Clinton Followed the Law – Bush Broke It
… … For years, the FBI and other U.S. intelligence
agencies have used FISA to gather information through phone taps and electronic
bugs, all approved by a special panel of federal judges picked by Chief Justice
William Rehnquist. President Bill Clinton expanded the law in 1995 to include
what is known as “black bag” searches of homes, which are executed
while residents are away and without their knowledge.
Because FISA is intended to permit interceptions of
foreign or terrorist intelligence and not criminal evidence, the government
needs only to show the special court that “probable cause” exists
that the target of the requested surveillance is a foreign power or agent,
a definition that includes being a member of an international terrorist group.
That is a lower standard than what is required in criminal
law, where investigators must show probable cause to believe that a crime
is being planned or committed in order to get wiretap or search warrants from
a court. … …
Since the whole Valerie Plame let's out a CIA operative to keep
our faulty intelligence afloat scandal started, we've learned we can't trust a thing
that comes out of Scott McClellan's flapping lips. But today, while smearing
Al Gore, McClellan once again advanced the canard that Clinton did the same
thing as Bush. McClellan also got some help last night on Larry King, when
them 'til they give” Gonzales chimed in on Clinton.
It's a lie that Mr. McClellan and Alberto “let's throw 'em
in a tub 'til they can't swallow no more” Gonzales is hoping will fly because
people won't bother to find out the truth. Scotty and Alberto must not surf
the Web much.
As Think Progress lays down, the
Aldrich Ames case happened in 1993. Clinton expanded FISA in 1995 to include
search and seizures, those 4th Amendment issues that Bush and his boys like
To back up the Bush boy's bull, we've also got Byron
York blathering on that Gore actually agreed with Bush. I'm sure right-wing radio is on the job from coast to coast, bringing up the last front in the Republican battle plan. It makes you wonder
what these people are drinking.
… Still, amid all the accusing and prescribing,
Gore uttered those few words about the president's “inherent power”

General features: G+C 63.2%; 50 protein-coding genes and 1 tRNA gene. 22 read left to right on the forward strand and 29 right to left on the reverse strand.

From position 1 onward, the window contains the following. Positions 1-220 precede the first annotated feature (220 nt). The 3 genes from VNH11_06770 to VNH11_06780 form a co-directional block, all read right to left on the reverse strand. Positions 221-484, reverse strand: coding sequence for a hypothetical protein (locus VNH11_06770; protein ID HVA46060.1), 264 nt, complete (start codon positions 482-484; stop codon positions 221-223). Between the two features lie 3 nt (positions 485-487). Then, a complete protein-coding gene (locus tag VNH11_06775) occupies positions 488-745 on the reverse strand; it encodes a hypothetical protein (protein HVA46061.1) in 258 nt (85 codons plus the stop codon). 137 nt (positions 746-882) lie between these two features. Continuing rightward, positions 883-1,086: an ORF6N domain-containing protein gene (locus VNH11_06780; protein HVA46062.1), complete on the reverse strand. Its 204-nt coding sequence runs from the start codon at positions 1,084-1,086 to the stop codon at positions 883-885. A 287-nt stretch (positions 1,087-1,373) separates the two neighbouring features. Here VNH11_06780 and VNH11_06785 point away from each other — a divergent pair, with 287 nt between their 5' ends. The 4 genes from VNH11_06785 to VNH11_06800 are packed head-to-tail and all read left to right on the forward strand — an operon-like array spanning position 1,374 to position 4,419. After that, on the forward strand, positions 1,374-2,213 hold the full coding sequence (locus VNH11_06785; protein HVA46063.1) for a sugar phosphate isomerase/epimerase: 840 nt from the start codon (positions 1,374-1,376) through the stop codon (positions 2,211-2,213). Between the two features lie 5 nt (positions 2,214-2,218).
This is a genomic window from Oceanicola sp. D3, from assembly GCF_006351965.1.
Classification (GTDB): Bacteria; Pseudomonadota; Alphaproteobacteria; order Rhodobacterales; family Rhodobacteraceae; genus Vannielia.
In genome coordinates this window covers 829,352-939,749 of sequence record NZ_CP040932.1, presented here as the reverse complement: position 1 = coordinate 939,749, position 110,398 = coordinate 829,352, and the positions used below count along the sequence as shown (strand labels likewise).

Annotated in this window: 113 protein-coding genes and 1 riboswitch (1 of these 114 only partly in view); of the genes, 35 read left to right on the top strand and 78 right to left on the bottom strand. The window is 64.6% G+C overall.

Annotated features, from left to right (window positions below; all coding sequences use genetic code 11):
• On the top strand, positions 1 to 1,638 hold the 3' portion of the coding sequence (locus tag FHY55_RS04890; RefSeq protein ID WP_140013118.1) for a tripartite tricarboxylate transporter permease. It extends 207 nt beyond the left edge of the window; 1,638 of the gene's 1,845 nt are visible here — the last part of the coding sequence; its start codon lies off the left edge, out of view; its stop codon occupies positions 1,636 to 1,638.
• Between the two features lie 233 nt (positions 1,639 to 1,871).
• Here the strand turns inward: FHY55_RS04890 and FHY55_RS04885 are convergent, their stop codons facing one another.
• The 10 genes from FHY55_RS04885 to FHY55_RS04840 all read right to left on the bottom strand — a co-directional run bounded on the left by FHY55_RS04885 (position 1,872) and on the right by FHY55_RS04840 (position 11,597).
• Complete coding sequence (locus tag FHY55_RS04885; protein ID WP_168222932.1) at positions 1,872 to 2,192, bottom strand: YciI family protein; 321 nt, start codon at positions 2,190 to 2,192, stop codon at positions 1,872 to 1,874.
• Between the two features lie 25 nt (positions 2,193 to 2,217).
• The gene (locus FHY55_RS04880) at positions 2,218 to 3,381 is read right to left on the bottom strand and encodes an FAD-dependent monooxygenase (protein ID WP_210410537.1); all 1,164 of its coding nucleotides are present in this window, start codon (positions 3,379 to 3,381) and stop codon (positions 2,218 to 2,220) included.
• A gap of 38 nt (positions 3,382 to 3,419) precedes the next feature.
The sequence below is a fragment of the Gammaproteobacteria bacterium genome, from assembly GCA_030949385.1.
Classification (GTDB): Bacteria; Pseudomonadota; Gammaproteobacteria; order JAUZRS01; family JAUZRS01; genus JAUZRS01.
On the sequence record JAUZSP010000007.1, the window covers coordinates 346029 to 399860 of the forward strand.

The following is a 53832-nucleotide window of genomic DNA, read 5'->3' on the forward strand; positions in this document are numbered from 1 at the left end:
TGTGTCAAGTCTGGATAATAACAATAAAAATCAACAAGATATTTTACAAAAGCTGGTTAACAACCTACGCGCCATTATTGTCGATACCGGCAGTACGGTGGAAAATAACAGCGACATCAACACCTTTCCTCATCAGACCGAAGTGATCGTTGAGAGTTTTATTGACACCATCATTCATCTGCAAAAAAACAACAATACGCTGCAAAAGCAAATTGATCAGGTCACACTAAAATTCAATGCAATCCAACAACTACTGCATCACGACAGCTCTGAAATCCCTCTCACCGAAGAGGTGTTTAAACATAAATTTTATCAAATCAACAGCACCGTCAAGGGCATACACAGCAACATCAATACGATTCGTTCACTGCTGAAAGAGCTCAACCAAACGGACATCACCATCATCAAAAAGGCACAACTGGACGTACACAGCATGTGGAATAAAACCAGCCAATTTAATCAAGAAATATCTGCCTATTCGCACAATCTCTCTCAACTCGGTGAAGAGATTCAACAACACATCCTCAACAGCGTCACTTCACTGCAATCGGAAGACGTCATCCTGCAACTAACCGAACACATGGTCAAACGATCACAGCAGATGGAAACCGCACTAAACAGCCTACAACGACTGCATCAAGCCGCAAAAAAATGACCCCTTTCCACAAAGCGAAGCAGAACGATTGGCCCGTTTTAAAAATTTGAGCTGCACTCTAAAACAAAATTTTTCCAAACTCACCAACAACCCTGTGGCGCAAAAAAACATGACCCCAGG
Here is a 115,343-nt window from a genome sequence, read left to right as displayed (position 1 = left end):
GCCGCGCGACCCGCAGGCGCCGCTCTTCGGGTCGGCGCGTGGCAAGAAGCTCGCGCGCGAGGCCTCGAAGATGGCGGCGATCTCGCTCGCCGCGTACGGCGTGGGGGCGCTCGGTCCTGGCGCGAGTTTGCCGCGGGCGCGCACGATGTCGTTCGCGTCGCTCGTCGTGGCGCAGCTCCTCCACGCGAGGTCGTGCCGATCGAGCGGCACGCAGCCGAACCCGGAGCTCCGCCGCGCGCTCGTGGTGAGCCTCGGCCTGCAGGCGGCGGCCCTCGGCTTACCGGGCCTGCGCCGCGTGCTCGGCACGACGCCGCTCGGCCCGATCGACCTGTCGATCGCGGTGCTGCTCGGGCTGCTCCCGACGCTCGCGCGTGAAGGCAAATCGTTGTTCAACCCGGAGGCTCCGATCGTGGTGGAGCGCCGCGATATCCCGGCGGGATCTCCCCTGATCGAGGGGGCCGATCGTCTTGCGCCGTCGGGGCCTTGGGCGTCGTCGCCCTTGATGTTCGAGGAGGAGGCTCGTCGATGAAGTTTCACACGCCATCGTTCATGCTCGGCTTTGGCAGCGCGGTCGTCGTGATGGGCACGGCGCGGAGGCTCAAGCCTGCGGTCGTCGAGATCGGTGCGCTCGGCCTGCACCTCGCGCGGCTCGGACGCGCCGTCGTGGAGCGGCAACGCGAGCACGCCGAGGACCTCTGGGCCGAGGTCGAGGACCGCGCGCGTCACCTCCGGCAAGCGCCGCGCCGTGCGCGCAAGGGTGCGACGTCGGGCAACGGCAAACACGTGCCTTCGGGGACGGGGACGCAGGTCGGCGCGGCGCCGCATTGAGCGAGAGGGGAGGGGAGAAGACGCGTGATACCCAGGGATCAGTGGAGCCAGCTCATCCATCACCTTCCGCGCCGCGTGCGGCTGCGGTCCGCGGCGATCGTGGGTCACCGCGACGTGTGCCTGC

to take “unilateral action” during an emergency. No matter
what else he said, Gore flatly declared that the president has the inherent
authority to do what he believes is necessary to defend the country. While
the crowd sat on its hands â€” what's he saying? â€” the statement shouldn't
have been a surprise. Gore is, after all, the former vice president of an administration
that claimed the inherent authority to order national-security break-ins without
a warrant. Even when the administration supported placing such break-ins under
FISA restrictions, it still claimed the inherent authority to do them unilaterally,
if the president thought necessary. (See here and here .) So it's worth noting
that Gore, like other Clinton-administration officials, did not say that President
Bush does not have the authority to order warrantless surveillance targeted
at al Qaeda communications. Rather, his complaint seems to be that Bush has
done too much of that sort of thing for too long, which Gore claims has produced
“a serious imbalance in the relationship between the executive and the
other two branches of government.” … The
Sorry, Byron, but it's just bull. I know it's tough for conservatives
to read through all the facts and realities Gore heaped on the president, but
someone on your side really needs to do it, especially since it hit home and all of America is now talking about it.
Cherry picking parts of history in order to attempt to make President
Clinton's legal actions look like George W. Bush's illegal wiretapping
by ignoring the facts isn't going to work this time.
Stay on the story, people. Email stories you like, support
this site by sending out posts that drive the point home. It's time for a little
21st century Paul Revere action. Get involved and stay involved.
… … This
legal theory, which its proponents call the theory of the unitary executive
but which is more accurately described as the unilateral executive, threatens
to expand the president's powers until the contours of the constitution that
the Framers actually gave us become obliterated beyond all recognition. Under
this theory, the President's authority when acting as Commander-in-Chief or
when making foreign policy cannot be reviewed by the judiciary or checked
by Congress. President Bush has pushed the implications of this idea to its
maximum by continually stressing his role as Commander-in-Chief, invoking
it has frequently as he can, conflating it with his other roles, domestic
and foreign. When added to the idea that we have entered a perpetual state
of war, the implications of this theory stretch quite literally as far into
the future as we can imagine.
This effort to rework America's carefully balanced
constitutional design into a lopsided structure dominated by an all powerful
Executive Branch with a subservient Congress and judiciary is-ironically-accompanied
by an effort by the same administration to rework America's foreign policy
from one that is based primarily on U.S. moral authority into one that is
based on a misguided and self-defeating effort to establish dominance in the
The President and I agree on one thing. The threat
from terrorism is all too real. There is simply no question that we continue
to face new challenges in the wake of the attack on September 11th and that
we must be ever-vigilant in protecting our citizens from harm.
Where we disagree is that we have to break
the law or sacrifice our system of government to protect Americans from terrorism.
In fact, doing so makes us weaker and more vulnerable.